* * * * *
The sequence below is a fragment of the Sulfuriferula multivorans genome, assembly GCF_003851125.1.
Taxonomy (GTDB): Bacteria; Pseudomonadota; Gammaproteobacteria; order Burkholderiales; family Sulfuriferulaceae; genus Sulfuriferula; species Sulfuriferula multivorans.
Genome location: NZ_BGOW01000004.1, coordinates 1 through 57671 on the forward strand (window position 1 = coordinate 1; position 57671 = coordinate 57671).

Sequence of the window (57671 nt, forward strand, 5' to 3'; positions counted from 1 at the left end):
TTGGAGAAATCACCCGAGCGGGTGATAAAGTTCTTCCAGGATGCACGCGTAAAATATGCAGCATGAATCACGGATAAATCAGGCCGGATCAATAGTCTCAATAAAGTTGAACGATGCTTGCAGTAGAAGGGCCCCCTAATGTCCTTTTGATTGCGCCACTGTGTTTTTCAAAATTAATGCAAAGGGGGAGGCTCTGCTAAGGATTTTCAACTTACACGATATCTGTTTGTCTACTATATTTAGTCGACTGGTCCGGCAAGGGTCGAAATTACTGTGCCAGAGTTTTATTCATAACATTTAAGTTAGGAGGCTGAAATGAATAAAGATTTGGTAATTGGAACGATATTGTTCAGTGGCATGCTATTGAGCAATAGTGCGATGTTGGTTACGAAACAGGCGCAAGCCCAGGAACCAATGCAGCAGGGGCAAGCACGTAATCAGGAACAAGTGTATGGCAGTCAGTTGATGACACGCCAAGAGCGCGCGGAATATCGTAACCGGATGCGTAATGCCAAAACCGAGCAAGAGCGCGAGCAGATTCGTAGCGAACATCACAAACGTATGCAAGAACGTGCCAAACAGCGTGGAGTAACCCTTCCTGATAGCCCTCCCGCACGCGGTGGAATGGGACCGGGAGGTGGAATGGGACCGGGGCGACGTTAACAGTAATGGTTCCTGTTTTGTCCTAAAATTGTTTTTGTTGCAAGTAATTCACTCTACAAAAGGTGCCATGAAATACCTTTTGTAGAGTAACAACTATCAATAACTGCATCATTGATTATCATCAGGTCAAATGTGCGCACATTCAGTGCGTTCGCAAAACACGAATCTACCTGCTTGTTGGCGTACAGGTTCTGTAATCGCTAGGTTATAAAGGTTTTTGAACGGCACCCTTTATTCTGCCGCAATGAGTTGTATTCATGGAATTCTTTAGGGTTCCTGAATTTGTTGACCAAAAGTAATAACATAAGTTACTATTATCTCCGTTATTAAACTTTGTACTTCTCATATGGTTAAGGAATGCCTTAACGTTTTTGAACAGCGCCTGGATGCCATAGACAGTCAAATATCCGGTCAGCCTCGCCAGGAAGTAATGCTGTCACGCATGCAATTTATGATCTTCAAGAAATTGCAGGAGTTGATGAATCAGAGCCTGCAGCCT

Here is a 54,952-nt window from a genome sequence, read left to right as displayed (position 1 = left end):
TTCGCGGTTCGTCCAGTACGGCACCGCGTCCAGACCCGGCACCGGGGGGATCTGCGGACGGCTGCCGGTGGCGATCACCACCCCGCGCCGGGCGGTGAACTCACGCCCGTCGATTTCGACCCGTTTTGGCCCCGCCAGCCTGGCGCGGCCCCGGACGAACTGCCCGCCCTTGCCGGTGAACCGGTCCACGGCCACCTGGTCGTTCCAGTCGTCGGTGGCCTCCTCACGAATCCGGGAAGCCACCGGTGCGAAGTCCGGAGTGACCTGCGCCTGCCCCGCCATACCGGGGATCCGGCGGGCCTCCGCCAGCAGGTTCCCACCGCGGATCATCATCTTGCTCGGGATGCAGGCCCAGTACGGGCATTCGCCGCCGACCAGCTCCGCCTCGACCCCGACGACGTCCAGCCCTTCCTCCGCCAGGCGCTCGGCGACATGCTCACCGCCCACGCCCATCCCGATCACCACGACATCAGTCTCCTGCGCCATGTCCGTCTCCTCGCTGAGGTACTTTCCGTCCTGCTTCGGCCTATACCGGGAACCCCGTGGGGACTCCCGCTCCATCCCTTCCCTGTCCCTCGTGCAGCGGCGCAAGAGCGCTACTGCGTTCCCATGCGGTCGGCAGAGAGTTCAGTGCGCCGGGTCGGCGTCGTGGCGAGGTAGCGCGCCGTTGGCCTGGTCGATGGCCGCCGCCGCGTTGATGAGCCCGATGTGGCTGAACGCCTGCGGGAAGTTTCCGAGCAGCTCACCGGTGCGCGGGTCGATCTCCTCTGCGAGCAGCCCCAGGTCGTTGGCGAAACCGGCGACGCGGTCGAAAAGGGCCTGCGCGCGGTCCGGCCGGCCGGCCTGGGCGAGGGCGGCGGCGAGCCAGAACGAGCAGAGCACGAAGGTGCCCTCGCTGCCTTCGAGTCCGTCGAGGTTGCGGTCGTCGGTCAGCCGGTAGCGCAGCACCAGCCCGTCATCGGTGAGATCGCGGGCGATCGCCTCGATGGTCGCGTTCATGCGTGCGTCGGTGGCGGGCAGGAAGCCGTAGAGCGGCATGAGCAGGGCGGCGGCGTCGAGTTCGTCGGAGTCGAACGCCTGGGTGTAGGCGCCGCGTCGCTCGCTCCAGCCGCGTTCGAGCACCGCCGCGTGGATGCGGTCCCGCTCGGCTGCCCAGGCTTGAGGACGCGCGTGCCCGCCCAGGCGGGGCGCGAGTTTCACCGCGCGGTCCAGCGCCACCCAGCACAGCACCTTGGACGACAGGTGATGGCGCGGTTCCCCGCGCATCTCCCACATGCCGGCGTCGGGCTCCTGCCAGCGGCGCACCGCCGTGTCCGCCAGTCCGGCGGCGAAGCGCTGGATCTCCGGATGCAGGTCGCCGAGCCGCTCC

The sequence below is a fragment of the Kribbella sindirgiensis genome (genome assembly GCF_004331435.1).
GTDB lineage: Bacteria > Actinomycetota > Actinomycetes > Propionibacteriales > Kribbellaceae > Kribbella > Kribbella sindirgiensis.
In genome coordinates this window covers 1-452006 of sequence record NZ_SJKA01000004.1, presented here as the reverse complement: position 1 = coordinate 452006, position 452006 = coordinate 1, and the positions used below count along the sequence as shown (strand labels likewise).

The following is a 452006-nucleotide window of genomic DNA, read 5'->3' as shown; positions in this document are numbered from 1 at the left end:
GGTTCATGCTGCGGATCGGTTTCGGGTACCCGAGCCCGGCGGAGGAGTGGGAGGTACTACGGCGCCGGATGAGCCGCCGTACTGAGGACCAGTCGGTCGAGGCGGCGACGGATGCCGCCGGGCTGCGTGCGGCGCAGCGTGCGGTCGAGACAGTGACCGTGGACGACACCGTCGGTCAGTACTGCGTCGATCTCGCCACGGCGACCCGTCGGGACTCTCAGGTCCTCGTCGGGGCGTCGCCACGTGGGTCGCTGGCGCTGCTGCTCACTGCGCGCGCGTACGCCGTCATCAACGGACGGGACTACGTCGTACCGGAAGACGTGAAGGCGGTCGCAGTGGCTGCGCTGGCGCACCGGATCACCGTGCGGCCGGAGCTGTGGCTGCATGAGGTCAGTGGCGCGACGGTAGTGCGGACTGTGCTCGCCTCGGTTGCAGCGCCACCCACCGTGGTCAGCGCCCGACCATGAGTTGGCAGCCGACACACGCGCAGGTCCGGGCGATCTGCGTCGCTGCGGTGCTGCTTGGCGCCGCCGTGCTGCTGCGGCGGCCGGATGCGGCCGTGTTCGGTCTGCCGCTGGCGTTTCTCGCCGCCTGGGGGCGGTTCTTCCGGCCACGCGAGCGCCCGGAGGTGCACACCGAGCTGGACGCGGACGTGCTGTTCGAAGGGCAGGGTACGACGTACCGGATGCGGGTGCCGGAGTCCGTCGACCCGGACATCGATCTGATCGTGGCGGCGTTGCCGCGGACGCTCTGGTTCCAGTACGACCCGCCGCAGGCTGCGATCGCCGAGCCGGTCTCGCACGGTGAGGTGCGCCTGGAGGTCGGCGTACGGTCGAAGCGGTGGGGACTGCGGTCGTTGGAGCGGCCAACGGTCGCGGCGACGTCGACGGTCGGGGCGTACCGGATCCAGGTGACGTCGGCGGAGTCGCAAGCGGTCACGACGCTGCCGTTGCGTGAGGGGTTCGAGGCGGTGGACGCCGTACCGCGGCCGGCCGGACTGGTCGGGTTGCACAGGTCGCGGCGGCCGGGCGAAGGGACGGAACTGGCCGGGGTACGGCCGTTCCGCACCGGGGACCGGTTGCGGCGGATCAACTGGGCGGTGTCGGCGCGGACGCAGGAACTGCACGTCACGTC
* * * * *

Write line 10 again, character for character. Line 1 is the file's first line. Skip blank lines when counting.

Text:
In genome coordinates this window covers 1-452006 of sequence record NZ_SJKA01000004.1, presented here as the reverse complement: position 1 = coordinate 452006, position 452006 = coordinate 1, and the positions used below count along the sequence as shown (strand labels likewise).